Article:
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Old 09-08-2014, 18:48   #29
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Re: Replacing the nonskid on a F-44

Hello all,

This test section started out as the before photo shows after the sheet of non-skid was removed. What I did not show was after I sanded out all the white filler and also the smooth borders down until I hit epoxy. The 407 filler you see in the after photo is only two thin layers. Several spots you can just start seeing the original epoxy and the rest low spots might hit 1/8". What would be the thickest 407 you should go before you worry about it cracking in the future?

With the new way the 407 is only there to fair the deck and not as a filler to raise the level back up to the smooth borders. I do think this way is much faster and easier.

I have already bought a roll of 2.5 oz so I might as well use it with the first layer of epoxy. I was planning on two layers of epoxy before the primer anyway.

Thanks for your help.

Kurt
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Old 09-08-2014, 19:00   #30
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Re: Replacing the nonskid on a F-44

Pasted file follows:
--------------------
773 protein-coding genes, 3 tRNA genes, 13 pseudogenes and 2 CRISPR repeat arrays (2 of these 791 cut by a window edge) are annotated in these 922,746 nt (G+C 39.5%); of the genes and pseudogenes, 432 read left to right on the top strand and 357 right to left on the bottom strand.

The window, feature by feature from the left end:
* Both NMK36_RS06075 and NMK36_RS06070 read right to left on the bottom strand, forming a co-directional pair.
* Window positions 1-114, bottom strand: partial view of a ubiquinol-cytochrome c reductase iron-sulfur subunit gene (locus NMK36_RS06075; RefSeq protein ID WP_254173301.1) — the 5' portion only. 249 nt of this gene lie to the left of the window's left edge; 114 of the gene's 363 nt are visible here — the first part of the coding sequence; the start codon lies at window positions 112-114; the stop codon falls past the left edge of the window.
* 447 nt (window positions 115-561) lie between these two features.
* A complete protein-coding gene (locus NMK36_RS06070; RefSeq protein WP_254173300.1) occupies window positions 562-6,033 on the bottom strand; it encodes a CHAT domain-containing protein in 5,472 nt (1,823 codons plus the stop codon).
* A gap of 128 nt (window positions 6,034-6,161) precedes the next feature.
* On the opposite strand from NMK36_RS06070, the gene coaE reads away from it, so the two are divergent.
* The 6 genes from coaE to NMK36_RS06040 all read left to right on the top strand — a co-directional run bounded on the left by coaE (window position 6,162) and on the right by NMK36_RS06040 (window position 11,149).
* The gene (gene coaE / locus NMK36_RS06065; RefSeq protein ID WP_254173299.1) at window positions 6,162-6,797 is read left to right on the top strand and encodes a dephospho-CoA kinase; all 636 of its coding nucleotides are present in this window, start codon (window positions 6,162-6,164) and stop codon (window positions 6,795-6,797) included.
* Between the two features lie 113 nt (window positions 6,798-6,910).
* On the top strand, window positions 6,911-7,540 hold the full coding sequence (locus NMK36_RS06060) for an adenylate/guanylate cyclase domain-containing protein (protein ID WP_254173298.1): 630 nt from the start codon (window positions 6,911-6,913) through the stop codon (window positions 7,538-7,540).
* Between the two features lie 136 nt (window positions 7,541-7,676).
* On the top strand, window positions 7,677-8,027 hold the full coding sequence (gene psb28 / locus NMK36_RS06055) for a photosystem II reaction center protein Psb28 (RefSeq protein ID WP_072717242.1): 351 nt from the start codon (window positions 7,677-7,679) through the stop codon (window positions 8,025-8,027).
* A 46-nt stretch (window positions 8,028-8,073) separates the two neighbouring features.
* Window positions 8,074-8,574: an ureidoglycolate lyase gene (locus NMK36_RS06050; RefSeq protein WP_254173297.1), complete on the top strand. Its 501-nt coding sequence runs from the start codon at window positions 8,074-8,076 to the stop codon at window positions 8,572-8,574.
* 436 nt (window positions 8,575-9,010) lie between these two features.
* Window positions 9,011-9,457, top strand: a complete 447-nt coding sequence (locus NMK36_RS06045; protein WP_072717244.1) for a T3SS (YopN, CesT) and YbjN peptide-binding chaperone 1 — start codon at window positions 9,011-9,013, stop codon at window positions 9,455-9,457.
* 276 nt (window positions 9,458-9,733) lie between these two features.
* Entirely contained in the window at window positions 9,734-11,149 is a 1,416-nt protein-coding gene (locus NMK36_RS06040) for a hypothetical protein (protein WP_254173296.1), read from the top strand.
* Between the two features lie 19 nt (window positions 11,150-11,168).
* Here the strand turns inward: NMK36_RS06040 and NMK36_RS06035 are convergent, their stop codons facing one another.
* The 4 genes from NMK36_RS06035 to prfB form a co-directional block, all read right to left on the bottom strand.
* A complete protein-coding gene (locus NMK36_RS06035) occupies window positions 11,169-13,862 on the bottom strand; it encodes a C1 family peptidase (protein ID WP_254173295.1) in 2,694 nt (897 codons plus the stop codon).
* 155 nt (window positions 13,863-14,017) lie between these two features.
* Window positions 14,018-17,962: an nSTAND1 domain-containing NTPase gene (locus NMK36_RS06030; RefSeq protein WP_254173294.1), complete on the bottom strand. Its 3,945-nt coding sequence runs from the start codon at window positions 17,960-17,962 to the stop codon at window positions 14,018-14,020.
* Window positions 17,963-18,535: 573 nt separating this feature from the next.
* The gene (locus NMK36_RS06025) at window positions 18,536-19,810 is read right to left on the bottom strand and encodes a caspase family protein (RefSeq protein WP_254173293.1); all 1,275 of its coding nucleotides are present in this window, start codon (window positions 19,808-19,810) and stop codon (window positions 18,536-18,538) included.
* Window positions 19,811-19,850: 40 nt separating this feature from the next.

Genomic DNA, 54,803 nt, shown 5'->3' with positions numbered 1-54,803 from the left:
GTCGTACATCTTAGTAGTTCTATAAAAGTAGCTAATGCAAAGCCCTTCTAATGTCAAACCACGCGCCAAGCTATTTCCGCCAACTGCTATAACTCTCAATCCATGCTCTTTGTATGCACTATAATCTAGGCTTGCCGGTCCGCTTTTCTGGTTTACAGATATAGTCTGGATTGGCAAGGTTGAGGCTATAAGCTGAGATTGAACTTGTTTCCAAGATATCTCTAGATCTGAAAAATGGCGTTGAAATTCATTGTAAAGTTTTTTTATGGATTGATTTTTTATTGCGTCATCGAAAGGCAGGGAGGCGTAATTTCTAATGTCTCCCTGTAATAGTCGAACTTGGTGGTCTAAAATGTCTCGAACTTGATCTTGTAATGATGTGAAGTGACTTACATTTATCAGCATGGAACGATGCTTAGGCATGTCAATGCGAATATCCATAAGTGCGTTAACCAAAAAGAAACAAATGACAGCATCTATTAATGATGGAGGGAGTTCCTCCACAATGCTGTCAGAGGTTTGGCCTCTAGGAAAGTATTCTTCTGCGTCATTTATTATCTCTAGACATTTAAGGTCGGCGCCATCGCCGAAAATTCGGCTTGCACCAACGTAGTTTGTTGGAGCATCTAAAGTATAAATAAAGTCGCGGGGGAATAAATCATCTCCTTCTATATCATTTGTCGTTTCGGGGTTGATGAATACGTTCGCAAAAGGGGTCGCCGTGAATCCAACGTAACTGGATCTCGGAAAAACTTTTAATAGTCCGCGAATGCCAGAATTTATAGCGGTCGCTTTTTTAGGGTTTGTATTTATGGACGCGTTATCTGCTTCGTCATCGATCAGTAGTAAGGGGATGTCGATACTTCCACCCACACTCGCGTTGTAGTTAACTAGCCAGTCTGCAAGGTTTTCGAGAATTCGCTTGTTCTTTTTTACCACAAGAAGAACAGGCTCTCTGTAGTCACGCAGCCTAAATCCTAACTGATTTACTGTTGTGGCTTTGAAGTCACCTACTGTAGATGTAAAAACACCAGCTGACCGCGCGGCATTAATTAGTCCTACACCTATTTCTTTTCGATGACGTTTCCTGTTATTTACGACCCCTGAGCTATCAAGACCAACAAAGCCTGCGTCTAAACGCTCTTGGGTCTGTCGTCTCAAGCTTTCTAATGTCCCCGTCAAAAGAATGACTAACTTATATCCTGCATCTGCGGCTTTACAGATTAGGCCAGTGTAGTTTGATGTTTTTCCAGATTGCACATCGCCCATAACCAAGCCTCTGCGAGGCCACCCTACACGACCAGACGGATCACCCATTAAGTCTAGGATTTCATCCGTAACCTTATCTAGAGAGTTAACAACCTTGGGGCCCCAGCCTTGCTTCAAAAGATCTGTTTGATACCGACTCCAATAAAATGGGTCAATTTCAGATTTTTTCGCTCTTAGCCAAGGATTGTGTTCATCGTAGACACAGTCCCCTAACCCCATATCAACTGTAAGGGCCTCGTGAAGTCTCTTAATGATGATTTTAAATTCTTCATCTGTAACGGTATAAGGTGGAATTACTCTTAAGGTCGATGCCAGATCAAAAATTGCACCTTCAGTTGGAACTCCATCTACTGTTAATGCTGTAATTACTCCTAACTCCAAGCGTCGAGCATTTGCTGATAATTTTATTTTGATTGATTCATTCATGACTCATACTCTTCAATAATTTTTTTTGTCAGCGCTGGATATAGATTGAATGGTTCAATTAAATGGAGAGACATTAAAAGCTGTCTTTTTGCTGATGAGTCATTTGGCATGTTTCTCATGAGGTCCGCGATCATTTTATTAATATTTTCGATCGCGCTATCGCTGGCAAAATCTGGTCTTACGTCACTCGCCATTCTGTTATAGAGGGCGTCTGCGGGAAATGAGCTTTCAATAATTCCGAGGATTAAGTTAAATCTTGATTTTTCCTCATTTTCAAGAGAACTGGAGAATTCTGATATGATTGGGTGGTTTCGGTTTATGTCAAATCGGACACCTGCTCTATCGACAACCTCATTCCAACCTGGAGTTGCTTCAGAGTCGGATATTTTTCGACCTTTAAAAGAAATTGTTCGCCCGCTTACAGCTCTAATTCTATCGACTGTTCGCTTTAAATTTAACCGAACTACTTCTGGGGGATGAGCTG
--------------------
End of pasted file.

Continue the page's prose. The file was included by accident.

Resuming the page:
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Originally Posted by trashpad View Post
Hello all,

This test section started out as the before photo shows after the sheet of non-skid was removed. What I did not show was after I sanded out all the white filler and also the smooth borders down until I hit epoxy. The 407 filler you see in the after photo is only two thin layers. Several spots you can just start seeing the original epoxy and the rest low spots might hit 1/8". What would be the thickest 407 you should go before you worry about it cracking in the future?

With the new way the 407 is only there to fair the deck and not as a filler to raise the level back up to the smooth borders. I do think this way is much faster and easier.

I have already bought a roll of 2.5 oz so I might as well use it with the first layer of epoxy. I was planning on two layers of epoxy before the primer anyway.

Thanks for your help.

Kurt


Primer right on top of 2.5 oz would be silly. I usually achieve a minimum 220 profile for primer. Fresh glassed 2.5 oz won't be even close. Sand to at least 180 profile before priming. You will have less burn through if you go to 220. Then sand your primer to 400 before topcoat, unless in a nonskid area.